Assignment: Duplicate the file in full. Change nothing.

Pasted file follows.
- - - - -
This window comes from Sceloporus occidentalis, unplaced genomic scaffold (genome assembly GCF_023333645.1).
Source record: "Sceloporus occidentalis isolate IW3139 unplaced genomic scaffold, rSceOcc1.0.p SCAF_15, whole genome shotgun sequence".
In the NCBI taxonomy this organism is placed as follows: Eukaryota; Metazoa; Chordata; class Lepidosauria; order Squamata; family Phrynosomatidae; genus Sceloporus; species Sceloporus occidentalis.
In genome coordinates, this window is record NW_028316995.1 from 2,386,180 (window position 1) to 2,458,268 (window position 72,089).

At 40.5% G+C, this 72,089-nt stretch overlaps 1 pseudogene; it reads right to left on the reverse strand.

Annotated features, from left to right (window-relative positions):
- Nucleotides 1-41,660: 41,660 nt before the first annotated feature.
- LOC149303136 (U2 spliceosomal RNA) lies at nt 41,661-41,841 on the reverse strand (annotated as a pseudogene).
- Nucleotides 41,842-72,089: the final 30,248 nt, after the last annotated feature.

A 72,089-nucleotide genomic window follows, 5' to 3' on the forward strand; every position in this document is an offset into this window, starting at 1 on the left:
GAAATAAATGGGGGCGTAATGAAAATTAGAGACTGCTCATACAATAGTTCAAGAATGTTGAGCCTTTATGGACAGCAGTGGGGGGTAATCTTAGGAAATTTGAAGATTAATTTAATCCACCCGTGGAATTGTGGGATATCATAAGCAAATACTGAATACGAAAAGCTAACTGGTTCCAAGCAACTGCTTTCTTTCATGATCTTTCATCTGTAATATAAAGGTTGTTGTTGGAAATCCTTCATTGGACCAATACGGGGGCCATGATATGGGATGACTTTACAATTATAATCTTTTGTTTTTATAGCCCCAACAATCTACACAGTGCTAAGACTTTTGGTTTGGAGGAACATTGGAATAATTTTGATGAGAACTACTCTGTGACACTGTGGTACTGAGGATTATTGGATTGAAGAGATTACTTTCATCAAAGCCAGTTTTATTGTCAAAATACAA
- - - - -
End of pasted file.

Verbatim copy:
This window comes from Sceloporus occidentalis, unplaced genomic scaffold (genome assembly GCF_023333645.1).
Source record: "Sceloporus occidentalis isolate IW3139 unplaced genomic scaffold, rSceOcc1.0.p SCAF_15, whole genome shotgun sequence".
In the NCBI taxonomy this organism is placed as follows: Eukaryota; Metazoa; Chordata; class Lepidosauria; order Squamata; family Phrynosomatidae; genus Sceloporus; species Sceloporus occidentalis.
In genome coordinates, this window is record NW_028316995.1 from 2,386,180 (window position 1) to 2,458,268 (window position 72,089).

At 40.5% G+C, this 72,089-nt stretch overlaps 1 pseudogene; it reads right to left on the reverse strand.

Annotated features, from left to right (window-relative positions):
- Nucleotides 1-41,660: 41,660 nt before the first annotated feature.
- LOC149303136 (U2 spliceosomal RNA) lies at nt 41,661-41,841 on the reverse strand (annotated as a pseudogene).
- Nucleotides 41,842-72,089: the final 30,248 nt, after the last annotated feature.

A 72,089-nucleotide genomic window follows, 5' to 3' on the forward strand; every position in this document is an offset into this window, starting at 1 on the left:
GAAATAAATGGGGGCGTAATGAAAATTAGAGACTGCTCATACAATAGTTCAAGAATGTTGAGCCTTTATGGACAGCAGTGGGGGGTAATCTTAGGAAATTTGAAGATTAATTTAATCCACCCGTGGAATTGTGGGATATCATAAGCAAATACTGAATACGAAAAGCTAACTGGTTCCAAGCAACTGCTTTCTTTCATGATCTTTCATCTGTAATATAAAGGTTGTTGTTGGAAATCCTTCATTGGACCAATACGGGGGCCATGATATGGGATGACTTTACAATTATAATCTTTTGTTTTTATAGCCCCAACAATCTACACAGTGCTAAGACTTTTGGTTTGGAGGAACATTGGAATAATTTTGATGAGAACTACTCTGTGACACTGTGGTACTGAGGATTATTGGATTGAAGAGATTACTTTCATCAAAGCCAGTTTTATTGTCAAAATACAA